Animal model of ALI

The random number method was used to divide mice into four groups, namely, sham, sham + MSCs, LPS, and LPS + MSCs groups, with 18 mice in each group. The 36 randomly selected mice were intraperitoneally injected with 100 mL of LPS (10 mg/kg) to induce ALI[7], and sham mice were administered 100 mL of 0.9% NaCl as controls. After 6 h, half of the ALI mice and half of the sham mice were given 0.5 mL of phosphate buffered saline (PBS) containing HUC-MSCs (1 × 106 cells/mL) by intraperitoneal injections[24], and the other half of the ALI mice and sham mice were given 0.5 mL of 0.9% NaCl. The mice were reared under standard laboratory conditions. The experiments were carried out by expert technicians who were blinded to the animal grouping.

Sample preparation

Three days after HUC-MSC intervention in ALI mice, BALF was obtained after the mice were anesthetized with isoflurane as reported by Wu et al[24]. Briefly, the trachea was flushed five times with PBS via a 20-gauge catheter, and all liquids were collected. Subsequently, all mice were euthanized with CO2, and the blood, lungs, ileum, and feces were obtained using aseptic techniques. The lungs (one lung was evenly divided into four) from three mice in each group were taken, weighed, and then baked in an oven at 80 °C for 48 h to determine the dry weight to calculate the ratio of wet lung weight to dry lung weight (W/D weight ratio) as reported by Li et al[25]. In addition, a part of the remaining lung and ileum were made into paraffin blocks separately, and the other were stored at 80 °C for further analysis. The BALF was divided into two parts for inflammation cytokine detection and 16S rDNA sequencing, respectively.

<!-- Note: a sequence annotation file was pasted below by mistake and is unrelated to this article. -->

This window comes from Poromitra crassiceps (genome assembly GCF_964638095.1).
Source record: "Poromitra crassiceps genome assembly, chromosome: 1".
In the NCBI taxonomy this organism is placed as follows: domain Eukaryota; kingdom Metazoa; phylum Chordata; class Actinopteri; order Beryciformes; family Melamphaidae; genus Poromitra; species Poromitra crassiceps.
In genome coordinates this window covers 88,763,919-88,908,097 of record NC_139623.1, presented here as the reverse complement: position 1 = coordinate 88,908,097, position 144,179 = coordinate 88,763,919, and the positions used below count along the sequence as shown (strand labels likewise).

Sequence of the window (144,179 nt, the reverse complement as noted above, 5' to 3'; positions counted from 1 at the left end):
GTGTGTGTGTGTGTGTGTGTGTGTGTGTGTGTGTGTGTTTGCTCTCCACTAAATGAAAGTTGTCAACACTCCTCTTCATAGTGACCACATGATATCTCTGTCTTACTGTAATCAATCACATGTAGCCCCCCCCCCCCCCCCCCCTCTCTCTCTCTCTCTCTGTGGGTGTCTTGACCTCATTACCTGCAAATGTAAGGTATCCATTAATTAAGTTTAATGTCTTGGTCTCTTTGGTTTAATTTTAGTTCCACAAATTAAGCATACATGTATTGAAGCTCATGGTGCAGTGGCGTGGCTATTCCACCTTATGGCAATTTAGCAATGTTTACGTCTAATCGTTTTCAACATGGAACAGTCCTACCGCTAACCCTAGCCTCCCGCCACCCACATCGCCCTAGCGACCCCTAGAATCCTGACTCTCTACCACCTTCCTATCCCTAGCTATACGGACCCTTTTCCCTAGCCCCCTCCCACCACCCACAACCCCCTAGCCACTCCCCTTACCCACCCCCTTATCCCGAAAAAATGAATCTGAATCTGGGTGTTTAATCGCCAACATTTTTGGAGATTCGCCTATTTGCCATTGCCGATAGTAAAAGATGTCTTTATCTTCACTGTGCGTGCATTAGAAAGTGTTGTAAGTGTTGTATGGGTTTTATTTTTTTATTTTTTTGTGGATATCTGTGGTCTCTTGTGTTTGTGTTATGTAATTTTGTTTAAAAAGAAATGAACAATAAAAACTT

Detection of immune cells and inflammatory cytokines

The protein concentration in the BALF was measured using the BCA assay (Beyotime, China). Additionally, the cells in BALF were precipitated and resuspended, and mononuclear cells and neutrophils were counted after Wright’s staining. The levels of tumor necrosis factor (TNF)-α (ml002095-1, Enzyme-linked, China), IL-1β (ml063132-1, Enzyme-linked, China), and IL-6 (ml002293-1, Enzyme-linked, China) in the serum, lungs, and ileum were measured by enzyme-linked immuno sorbent assay (ELISA) according to the manufacturer’s instructions.

Histopathological observation